200 pages, black and white
Published by Del Rey
When I read the first volume of xxxHOLiC, I liked it but didn’t love it. I was more attracted to the ideas that CLAMP came up with for Watanuki’s missions for the witch Yűko than I was where the series was going in the long term. Now, three volumes later, the makeup of the book has changed a bit… but is it for better or for worse?
Watanuki’s less than pleased. He agreed to work for Yűko in exchange for not having to see spirits and ghosts any more. Unfortunately, he doesn’t seem to have really made much progress in that area, while Yűko seems to delight in making him do all sorts of chores for her. If that isn’t bad enough, now Yűko keeps bringing popular student Domeki, who’s everything that Watanuki wants to be but isn’t. How can Watanuki ever get Himawara to be interested in him if Domeki’s always around?
The introduction of Domeki several volumes earlier has in many ways changed xxxHOLiC for the better. What seemed like a pretty standard story of a boy learning how to stop an unwanted talent suddenly got much more interesting now that there’s one of the stranger love triangles in comics, thanks to the triangle really only existing in Watanuki’s head. Domeki is in many ways the perfect rival for Watanuki because he really doesn’t mean to be. Domeki is pretty affable about having to help Watanuki out, thanks to Domeki’s own exorcist abilities, and he seems to look at Himawara as little more than a friend. His near-perfection drives Watanuki wonderfully crazy, though, and seeing Watanuki’s increasingly desperate and bizarre behavior around Domeki is the perfect combination of funny and cringe-worthy.
On the supernatural front, CLAMP’s writing in xxxHOLiC both does and doesn’t work for me. The individual stories are still working quite well, with the centerpiece of Volume 4 being two sisters and their relationship with each other. In many ways it’s a story that can have the supernatural elements stripped away entirely and still work just as powerfully, talking about the power of guilt, self-doubt, individuality, and family and the holds they have over us. Some of the smaller stories use elements out of Japanese legends, including mythical creatures such as tengu and zashiki-warashi (both of which are helpfully explained in the glossary at the end of the book, although you really don’t need to know the additional information to enjoy the story), and they work just as well. No, the problem is that CLAMP’s decided to bring to the surface a subplot about how Yűko has planned for all of this to happen with the help of the fabled magician Clow (from CLAMP’s Cardcaptor Sakura series). It’s supposed to intrigue and interest the reader, but instead comes across as forced and unnecessary. The introduction of Domeki to the series suddenly makes the long-term path of the series interesting in its own right; there’s no real need for cryptic hints each volume about Yűko’s secret plans and how Clow is suddenly involved. In some ways, it’s like CLAMP is just trying a little too hard to grab the reader’s attention, when they’d already gotten it in the first place.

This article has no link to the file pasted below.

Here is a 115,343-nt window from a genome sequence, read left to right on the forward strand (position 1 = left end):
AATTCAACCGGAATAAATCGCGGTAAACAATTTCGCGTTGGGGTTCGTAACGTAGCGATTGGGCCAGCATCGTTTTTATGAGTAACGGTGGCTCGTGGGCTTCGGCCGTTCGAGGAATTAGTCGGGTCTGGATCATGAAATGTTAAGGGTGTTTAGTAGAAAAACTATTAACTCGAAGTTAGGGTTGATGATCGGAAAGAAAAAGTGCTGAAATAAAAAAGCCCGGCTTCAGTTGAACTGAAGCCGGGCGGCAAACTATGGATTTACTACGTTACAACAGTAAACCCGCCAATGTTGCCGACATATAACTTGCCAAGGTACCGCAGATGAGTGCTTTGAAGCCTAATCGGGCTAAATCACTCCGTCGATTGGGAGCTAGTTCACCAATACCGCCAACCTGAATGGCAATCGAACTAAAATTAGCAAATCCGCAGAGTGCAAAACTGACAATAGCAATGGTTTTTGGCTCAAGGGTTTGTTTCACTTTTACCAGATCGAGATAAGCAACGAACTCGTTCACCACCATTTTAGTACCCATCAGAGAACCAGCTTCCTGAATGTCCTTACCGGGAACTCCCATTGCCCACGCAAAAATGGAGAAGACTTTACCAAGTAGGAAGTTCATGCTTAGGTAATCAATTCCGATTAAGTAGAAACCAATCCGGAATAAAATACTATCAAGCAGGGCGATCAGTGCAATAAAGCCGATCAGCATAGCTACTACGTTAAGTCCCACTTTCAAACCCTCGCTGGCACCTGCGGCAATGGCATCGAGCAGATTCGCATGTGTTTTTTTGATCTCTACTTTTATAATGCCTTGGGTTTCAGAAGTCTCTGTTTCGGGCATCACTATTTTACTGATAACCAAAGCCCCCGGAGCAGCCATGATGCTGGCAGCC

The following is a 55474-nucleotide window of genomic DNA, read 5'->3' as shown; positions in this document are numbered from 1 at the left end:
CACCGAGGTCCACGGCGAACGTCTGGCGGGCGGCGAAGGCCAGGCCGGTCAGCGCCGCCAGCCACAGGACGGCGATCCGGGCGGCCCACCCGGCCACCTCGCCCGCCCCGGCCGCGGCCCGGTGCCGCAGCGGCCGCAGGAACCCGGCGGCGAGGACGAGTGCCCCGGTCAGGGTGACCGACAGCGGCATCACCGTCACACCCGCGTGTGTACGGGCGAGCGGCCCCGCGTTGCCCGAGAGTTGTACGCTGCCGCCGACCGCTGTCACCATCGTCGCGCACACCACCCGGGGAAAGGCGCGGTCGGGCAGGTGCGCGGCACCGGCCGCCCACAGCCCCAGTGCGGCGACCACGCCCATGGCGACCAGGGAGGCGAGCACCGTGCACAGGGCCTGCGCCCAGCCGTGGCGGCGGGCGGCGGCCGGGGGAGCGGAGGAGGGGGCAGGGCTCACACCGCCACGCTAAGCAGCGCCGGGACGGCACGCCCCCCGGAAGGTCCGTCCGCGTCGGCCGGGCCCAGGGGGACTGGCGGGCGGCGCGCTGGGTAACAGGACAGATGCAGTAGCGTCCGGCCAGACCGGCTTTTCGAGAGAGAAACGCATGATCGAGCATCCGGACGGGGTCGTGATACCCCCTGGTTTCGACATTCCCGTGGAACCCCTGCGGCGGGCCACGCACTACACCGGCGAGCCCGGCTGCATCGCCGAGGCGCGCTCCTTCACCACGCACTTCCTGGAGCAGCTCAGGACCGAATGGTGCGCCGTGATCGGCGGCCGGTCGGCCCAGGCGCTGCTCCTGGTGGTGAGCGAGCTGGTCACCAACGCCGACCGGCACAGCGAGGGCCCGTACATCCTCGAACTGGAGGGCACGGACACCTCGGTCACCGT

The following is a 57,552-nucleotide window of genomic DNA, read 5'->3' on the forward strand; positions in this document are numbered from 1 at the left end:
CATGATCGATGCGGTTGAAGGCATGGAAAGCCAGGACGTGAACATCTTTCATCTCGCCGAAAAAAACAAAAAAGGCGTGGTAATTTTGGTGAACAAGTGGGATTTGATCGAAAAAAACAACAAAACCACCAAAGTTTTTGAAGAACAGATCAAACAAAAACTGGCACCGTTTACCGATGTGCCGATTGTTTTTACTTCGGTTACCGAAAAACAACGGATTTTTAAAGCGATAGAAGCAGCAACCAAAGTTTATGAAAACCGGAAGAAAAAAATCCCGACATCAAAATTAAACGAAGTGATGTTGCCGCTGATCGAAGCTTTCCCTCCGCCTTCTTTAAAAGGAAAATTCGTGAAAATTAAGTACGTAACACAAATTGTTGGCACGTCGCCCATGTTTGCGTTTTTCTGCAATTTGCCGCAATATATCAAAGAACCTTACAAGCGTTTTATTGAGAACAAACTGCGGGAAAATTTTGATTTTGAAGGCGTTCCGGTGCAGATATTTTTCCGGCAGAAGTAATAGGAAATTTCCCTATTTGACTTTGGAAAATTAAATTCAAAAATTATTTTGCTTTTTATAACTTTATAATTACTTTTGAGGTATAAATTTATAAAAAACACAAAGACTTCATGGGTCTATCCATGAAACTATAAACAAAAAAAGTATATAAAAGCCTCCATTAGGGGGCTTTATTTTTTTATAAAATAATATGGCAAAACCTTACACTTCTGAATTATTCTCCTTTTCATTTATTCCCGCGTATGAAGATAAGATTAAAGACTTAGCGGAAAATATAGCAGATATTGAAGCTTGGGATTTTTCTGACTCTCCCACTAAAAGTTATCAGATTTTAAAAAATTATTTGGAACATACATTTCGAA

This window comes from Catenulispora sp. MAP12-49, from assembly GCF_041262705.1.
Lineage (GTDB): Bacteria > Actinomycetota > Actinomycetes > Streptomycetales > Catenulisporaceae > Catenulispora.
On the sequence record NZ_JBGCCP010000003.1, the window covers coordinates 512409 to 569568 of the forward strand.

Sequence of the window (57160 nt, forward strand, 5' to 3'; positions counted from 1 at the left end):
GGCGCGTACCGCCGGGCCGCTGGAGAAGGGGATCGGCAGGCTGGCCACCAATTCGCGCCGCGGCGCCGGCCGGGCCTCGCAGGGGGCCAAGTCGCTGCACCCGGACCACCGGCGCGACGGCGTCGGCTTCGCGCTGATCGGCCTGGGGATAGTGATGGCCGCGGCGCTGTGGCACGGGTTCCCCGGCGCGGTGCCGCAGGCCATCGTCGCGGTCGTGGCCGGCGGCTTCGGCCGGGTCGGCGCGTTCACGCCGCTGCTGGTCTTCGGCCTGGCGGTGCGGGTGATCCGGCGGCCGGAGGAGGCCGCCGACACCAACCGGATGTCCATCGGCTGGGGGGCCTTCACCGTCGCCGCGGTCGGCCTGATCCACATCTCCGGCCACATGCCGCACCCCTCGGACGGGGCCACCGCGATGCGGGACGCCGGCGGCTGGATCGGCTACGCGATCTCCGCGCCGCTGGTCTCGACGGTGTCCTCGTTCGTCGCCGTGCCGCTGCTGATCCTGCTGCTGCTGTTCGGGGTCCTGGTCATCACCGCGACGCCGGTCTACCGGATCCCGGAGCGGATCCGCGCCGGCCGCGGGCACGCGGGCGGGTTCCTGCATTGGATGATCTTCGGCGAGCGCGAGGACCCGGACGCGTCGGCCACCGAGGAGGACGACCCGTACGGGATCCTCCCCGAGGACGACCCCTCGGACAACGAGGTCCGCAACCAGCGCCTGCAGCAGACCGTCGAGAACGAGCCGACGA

I was pleased to see that the art in the latest volume of xxxHOLiC doesn’t feel so cramped and compressed as the first volume did. The panels are much more open here, letting the characters really flourish on the page and look more natural. CLAMP’s art still has a nice level of intricacy, from stylized wafts of smoke curling around the page to an army of fans wielded by the tengu. Best of all, CLAMP’s able to convey a lot of emotion into little moments throughout the book, like a sudden expression of crushing defeat on one of the twins’s faces, or sly amusement in the form of Domeki’s smirk. It’s a much more attractive series than when it began, and I’m really happy to see the art falling into place.
It’s always refreshing to check out a series, like it enough to see more, and then find that each new installment just gets better. There are still some slight missteps in xxxHOLiC, but with so much of the book being stronger now, I’m willing to overlook a cryptic hint every couple of chapters about a subplot I’m not really interested in. For now, xxxHOLiC‘s made an addict out of me.